Many of my constituents work in the Players factory, and I have had the pleasure of meeting some of the firm's executives and directors. I have always had the very highest regard for the firm in its business operations and as an employer. It is a first-class firm. But, true as these facts may be, I believe that my paramount duty is to my constituents as a whole and not just to one section of them. There is a health risk in cigarette smoking, and it is the duty of the Government to see how the problem can best be tackled.

I carefully distinguish my opposition to this Clause from that of those of my hon. Friends and other hon. Members who believe that there is no real cause for alarm, I also disagree with those hon. Members who have said that it is no part of the Government's duty to protect the public in this respect. One cannot expect dramatic success from this Bill and from the voluntary agreement in changing the habits of many millions of people who have smoked for many years and do not intend to stop. They know the risk, and to the extent that that risk has become increasingly evident, and has been increasingly publicised in the Press and on television, their decision whether to continue the habit is very much up to them. If anyone wants to make that decision on a rational basis, the information is readily available.

But I cannot accept the argument that in respect of young people the Government should also stand aside. I have a certain interest in problems associated with drug abuse. I was very interested in what the hon. Lady the Member for Halifax (Dr. Summerskill) said about the B.M.A.'s call on the Government to legislate in this sphere. That has not always been the attitude of the B.M.A. when tackling certain other problems. It has not always been the first to say, "We want legislation."

One of the major problems with smoking, as with drug addiction, is in regard to young people. I do not make too close comparison between smoking and drug addiction, but there are some similarities in the way we tackle the problems which are of relevance. The action of heroin, for example, is quicker and more dangerous. Of its nature, it gives its user much less time to change his ways—indeed, one can make out the case that it gives him virtually no time at all in which to change his ways before addiction.

Therefore, drug abuse and its prevention is a more urgent problem, and the correct attitude which the Government have taken and are taking is very relevant and necessary. I do not think that I can logically say that the Government are right to take action to prevent drug addiction and its spread and also say that I do not support their taking action over tobacco smoking.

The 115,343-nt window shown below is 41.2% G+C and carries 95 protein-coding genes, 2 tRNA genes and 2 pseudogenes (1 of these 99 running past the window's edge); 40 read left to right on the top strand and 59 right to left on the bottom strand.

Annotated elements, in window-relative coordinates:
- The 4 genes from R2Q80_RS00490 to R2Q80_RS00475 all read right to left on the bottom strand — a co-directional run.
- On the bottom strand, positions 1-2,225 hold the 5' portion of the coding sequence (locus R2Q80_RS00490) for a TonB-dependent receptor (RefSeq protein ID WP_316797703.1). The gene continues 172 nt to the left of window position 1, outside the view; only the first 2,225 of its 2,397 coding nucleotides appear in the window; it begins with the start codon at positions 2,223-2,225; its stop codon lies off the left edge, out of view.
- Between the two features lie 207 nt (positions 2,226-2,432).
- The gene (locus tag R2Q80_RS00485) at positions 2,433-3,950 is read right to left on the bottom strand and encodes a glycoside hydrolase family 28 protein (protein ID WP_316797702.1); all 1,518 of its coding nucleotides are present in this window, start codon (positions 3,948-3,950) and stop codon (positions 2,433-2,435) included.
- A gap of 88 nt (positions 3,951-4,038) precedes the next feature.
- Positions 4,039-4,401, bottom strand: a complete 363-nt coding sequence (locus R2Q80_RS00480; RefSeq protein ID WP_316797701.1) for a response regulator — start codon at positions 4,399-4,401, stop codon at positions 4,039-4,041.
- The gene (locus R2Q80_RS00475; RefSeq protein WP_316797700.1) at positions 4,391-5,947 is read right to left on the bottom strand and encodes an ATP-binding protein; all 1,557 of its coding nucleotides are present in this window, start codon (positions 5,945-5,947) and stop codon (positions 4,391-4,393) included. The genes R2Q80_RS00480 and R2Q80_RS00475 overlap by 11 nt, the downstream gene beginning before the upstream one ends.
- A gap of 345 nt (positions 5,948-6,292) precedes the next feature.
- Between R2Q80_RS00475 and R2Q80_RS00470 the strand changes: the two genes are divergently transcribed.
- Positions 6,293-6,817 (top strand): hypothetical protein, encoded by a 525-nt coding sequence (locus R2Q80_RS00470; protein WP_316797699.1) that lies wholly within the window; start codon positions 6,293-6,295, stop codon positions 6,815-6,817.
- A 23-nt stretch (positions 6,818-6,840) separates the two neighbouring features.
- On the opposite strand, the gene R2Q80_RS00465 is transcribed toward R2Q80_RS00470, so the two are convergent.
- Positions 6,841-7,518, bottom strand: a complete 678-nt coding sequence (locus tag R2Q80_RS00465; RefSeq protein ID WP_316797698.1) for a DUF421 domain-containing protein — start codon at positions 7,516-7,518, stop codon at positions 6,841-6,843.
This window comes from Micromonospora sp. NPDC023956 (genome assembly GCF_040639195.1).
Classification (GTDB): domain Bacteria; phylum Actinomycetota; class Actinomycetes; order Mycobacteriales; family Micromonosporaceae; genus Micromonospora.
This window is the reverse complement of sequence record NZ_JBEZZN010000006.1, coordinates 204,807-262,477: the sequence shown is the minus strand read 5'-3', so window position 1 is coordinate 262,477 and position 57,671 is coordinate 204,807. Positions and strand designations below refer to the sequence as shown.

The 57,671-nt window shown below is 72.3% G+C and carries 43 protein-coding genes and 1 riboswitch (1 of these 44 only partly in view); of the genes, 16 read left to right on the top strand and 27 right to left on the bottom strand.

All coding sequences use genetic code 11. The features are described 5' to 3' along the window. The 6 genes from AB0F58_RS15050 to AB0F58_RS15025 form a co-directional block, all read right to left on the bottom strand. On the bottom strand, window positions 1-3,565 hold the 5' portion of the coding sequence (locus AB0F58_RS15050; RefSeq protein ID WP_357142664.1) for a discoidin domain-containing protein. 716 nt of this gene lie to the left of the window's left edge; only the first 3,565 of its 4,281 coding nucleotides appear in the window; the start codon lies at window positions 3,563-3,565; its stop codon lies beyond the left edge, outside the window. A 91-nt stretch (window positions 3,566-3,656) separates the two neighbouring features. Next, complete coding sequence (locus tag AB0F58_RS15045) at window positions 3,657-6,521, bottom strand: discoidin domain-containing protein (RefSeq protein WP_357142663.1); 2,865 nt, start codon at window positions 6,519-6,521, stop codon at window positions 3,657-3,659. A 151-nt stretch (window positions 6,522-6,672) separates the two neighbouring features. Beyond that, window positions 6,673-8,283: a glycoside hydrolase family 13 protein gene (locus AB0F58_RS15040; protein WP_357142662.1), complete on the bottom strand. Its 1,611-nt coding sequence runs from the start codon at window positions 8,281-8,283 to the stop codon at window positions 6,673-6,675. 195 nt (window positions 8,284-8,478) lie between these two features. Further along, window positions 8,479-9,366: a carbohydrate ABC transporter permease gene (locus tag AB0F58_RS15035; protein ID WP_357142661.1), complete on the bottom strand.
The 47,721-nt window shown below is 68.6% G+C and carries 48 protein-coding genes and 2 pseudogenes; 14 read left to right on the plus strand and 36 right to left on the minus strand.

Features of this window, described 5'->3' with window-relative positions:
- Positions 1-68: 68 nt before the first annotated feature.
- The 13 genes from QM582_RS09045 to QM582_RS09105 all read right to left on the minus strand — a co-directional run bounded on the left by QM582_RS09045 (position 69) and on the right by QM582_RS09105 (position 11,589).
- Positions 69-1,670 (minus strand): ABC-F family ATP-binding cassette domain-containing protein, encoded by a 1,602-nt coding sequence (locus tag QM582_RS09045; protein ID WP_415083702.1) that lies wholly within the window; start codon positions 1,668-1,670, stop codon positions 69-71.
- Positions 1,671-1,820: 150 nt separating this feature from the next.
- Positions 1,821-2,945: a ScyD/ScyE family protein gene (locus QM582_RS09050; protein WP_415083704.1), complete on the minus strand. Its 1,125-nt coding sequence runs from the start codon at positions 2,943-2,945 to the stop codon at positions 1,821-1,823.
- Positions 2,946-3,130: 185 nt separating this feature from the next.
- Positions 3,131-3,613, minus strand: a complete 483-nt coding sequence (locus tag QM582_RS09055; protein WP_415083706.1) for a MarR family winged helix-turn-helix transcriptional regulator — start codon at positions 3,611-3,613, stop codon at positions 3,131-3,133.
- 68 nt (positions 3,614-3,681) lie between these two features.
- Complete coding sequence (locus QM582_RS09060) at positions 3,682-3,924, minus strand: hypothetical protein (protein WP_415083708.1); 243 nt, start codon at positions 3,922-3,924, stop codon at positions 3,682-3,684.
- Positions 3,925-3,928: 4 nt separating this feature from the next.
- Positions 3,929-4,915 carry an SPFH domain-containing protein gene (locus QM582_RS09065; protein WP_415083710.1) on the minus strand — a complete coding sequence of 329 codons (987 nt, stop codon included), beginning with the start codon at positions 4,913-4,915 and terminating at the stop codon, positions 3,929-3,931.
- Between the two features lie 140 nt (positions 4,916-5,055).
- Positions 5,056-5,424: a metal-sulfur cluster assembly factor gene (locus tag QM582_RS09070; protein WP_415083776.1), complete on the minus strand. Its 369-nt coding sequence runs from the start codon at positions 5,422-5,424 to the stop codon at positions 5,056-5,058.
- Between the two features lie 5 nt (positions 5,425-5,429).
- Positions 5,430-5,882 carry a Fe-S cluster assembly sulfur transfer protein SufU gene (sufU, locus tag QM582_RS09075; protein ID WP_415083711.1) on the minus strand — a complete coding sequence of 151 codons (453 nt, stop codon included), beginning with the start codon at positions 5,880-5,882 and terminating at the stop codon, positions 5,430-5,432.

The crunch argument is: what kind of action do we require of the Government? My hon. Friend the Member for Worcestershire, South supports legislation. I have a great deal of sympathy with what he has said, and a great deal of admiration for the way in which he has said it. On the other hand, my right hon. Friend the Secretary of State would prefer voluntary action and, on balance, I also would prefer voluntary action. It has been suggested that voluntary action is no good because it is by definition not effective. That point was made last week by my hon. Friend the Member for Worcestershire, South when he said: I believe that such recourse is impracticable and in operation will be found to have little value."—[OFFICIAL REPORT, 23rd April, 1971; Vol. 815, c. 1559.] That is certainly a fair mint of view but, if I may, I want to continue for a moment with my drugs analogy.

There has been a great deal of drugs legislation. During the 1960s there was an almost endless succession of Drugs Acts, culminating in the Misuse of Drugs Act which tries to bring together all the recent legislation.

Sir G. Nabarro

I do not wish to prolong matters unduly by interrupting my hon. Friend's admirable speech, but is he aware that in the Second Reading debate on the Misuse of Drugs Bill, 1970—that is, not the Bill taken through by this Government but the Bill attempted by the last Government; the last Government Bill fell because of the General Election—the then hon. Member for the High Peak and myself joined on Second Reading to try to have cigarettes classified as drugs for the purposes of that Bill and to have warnings printed on cigarettes to give effect to what we are trying to do today either by voluntary agreement or by Statute?

Mr. Fowler

That is an interesting point. I confess that I had forgotten that action by my hon. Friend. Doubtless it is something which the then Labour Government should answer to him for. That is not a point I am putting forward at this stage.

Despite the plethora of legislation on drugs, culminating in the Misuse of Drugs Act, some of the most significant and valuable steps have been taken by voluntary agreements. For example, methedrine was an injectable amphetamine. When heroin was confined to drug depedency clinics, methedrine quickly became a drug of abuse amongst previous users of heroin. There was a grave drugs problem as a result. The problem was solved virtually overnight by a voluntary agreement between pharmacists, doctors and manufacturers confining the supply of methedrine to hospital pharmacies and not making it readily available.